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County supervisors approve $2 million affordable housing plan 

San Luis Obispo County supervisors have agreed in principle on a pilot program that will generate millions of dollars in additional funds for affordable housing, squelching a years-long board stalemate on its stagnant housing policies.

The three-year plan involves a mix of new fees, possible taxes, and county contributions that will total $2 million to $4 million each year. Currently, the county only raises $100,000 per year for affordable housing. The revenue will go toward supporting affordable housing projects across the county, whose developers leverage public funds to receive grants and other outside funding.

click to enlarge ROOFS OVER HEADS SLO County supervisors signed off on a three-year plan to boost funding for affordable housing, like the Las Lomas apartments in Atascadero (pictured under construction in 2013). - FILE PHOTO BY STEVE E. MILLLER
  • File Photo By Steve E. Milller
  • ROOFS OVER HEADS SLO County supervisors signed off on a three-year plan to boost funding for affordable housing, like the Las Lomas apartments in Atascadero (pictured under construction in 2013).

All four supervisors at the Dec. 4 board meeting supported the plan (with 4th District Supervisor Lynn Compton absent), which was developed over several months by a team of local housing organizations and two supervisors.

"It's fair to say we have seen a path forward," said 2nd District Supervisor Bruce Gibson, who worked with 1st District Supervisor John Peschong on the initiative. "We have a set of options that are going to work if we apply ourselves to it."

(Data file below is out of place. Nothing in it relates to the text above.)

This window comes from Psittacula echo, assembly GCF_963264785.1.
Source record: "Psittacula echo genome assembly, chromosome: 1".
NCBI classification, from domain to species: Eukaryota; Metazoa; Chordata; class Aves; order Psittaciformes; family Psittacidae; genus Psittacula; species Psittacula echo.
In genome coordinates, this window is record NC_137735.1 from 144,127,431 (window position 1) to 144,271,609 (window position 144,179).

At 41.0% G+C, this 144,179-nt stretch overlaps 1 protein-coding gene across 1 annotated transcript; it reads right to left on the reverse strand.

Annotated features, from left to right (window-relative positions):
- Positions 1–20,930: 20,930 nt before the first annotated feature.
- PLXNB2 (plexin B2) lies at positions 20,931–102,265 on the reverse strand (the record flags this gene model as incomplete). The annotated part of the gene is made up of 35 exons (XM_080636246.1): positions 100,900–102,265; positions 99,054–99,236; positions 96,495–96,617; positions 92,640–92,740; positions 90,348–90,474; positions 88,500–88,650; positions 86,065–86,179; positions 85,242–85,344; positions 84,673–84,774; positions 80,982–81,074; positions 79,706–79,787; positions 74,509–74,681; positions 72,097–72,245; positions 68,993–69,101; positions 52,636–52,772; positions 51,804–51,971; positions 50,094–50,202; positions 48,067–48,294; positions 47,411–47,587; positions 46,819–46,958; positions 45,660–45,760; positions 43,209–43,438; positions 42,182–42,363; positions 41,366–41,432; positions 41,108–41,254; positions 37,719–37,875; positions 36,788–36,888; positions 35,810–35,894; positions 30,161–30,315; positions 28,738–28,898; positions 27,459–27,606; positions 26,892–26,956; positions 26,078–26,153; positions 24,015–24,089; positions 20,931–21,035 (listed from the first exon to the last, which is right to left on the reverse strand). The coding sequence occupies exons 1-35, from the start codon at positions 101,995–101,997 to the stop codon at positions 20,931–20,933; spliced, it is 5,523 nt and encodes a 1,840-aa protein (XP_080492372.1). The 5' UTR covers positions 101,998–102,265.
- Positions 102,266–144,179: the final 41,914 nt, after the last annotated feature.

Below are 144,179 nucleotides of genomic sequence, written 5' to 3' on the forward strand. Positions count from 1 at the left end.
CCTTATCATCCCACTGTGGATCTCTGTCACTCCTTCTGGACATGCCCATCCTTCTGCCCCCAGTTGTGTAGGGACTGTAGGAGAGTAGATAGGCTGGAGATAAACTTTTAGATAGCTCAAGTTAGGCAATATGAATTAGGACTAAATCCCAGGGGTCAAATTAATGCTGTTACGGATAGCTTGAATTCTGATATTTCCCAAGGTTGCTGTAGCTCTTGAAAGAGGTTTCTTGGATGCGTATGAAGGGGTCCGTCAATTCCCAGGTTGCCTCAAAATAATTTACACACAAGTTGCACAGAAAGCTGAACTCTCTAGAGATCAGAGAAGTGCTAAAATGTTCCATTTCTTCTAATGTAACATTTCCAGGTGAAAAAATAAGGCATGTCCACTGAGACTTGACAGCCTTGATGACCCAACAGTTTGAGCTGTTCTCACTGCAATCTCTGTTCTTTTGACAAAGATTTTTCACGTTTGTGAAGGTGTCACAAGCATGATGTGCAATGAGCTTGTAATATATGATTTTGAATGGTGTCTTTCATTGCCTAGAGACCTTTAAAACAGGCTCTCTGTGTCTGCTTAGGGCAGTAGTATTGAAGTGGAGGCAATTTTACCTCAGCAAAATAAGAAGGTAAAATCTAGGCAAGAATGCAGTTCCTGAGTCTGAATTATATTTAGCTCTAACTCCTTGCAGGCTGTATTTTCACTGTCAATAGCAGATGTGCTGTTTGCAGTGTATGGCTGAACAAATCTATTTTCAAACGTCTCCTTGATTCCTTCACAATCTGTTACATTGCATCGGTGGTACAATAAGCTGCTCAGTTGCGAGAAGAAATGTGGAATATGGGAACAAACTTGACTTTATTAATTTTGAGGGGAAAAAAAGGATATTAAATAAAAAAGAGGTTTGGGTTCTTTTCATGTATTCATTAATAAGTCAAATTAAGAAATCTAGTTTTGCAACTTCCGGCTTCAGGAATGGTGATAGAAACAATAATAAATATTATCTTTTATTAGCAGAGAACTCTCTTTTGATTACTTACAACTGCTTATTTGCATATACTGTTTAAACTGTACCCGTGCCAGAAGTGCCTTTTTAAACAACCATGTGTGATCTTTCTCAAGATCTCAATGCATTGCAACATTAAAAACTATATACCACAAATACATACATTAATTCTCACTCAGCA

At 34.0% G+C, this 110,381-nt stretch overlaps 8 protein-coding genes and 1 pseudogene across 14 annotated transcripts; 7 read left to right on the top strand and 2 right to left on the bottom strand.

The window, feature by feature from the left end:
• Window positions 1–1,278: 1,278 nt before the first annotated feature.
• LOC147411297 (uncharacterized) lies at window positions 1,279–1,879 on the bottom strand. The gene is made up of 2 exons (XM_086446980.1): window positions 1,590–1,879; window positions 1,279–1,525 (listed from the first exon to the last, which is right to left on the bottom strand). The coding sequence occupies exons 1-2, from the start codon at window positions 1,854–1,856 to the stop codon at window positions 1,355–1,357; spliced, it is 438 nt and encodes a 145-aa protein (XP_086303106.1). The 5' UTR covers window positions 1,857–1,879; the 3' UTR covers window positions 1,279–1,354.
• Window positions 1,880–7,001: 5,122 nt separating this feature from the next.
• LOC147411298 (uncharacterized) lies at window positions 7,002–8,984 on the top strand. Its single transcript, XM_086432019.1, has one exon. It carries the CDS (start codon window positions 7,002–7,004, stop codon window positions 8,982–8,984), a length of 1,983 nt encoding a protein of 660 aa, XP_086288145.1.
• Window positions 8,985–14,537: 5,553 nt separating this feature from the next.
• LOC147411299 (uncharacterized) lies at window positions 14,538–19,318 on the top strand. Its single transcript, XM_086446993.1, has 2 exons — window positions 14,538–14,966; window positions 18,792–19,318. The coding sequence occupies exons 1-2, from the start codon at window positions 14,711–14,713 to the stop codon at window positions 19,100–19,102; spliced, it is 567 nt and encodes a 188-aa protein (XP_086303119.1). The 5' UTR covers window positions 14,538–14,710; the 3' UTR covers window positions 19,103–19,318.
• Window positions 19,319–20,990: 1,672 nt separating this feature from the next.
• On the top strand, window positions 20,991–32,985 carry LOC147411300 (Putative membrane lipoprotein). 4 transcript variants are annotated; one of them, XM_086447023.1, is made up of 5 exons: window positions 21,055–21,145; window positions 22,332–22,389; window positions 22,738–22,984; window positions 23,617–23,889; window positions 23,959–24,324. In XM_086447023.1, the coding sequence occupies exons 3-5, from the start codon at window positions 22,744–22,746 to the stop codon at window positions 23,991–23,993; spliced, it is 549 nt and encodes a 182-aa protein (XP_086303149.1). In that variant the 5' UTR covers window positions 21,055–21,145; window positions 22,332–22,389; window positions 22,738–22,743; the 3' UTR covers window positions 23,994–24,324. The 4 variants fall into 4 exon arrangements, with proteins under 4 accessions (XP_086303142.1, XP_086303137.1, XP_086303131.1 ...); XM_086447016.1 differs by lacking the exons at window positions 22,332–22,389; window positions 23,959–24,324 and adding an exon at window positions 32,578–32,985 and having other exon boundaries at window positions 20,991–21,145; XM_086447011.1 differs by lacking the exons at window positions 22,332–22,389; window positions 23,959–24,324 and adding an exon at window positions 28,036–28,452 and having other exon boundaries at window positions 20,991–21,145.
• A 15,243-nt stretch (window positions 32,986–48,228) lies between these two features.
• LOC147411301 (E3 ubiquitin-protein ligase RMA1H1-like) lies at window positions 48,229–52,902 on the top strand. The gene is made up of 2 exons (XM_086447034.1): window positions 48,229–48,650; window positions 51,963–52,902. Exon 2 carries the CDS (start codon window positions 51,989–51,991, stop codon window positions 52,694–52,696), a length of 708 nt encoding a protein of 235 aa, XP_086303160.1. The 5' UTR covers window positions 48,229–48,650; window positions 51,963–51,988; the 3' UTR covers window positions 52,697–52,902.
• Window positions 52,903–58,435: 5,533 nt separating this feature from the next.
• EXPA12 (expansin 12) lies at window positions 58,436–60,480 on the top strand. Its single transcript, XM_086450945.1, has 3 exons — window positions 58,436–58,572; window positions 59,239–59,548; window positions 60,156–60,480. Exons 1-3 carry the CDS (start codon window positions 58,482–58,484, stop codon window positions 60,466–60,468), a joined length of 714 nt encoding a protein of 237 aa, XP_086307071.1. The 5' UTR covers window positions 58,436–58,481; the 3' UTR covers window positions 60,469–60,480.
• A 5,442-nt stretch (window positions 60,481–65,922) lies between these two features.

The most immediate action the county will take is to increase the fees that are charged to for-profit developers on housing projects—called inclusionary housing fees. The fees have only minimally increased since they were introduced in 2008. To shield "smaller" homes from fees, the first 2,200 square feet of a unit will be exempt. County officials say they'll generate $1.1 million per year (compared to $1.4million if the minimum square-footage was set at 1,800 square-feet).

Another near-term funding measure is a vacation rental impact fee. SLO County says its 1,377 vacation rentals could generate $675,000 to $920,000 per year through a $2.73 per night surcharge—the rate in the city of San Diego. That fee would require a nexus study before it can be adopted.

Longer-term funding mechanisms include increases to the transient occupancy tax (to generate $1.06 million annually) or sales tax ($2.5 million to $12.5 million); a tax on second homes ($648,000); and an affordable housing bond (up to $140 million). All of these measures would require voters' approval in an election.

As part of the plan, the county will also reform its in-house CEQA (California Environmental Quality Act) guidelines "to streamline housing projects," as well as pursue a "regional infrastructure and housing plan" in coordination with the seven local cities.

"I'm grateful for such a robust package of options," said 3rd District Supervisor Adam Hill. "I don't think there's anything we can do that's more important to economic development."

The plan earned effusive support from the housing and economic groups involved in the effort: the Home Builders' Association of the Central Coast, Peoples' Self-Help Housing, the Housing Authority of SLO and Paso Robles, the SLO County Housing Trust Fund, Habitat for Humanity, the SLO Chamber of Commerce, and the Economic Vitality Corporation.

Peschong, who, with Gibson, bridged the ideological divide on the politically split Board of Supervisors, tied his support of the plan to the overwhelming community consensus.

"Things like this fail in government when the community is not behind it," Peschong said. "This is a communitywide initiative, and that's the way this is going to work." Δ

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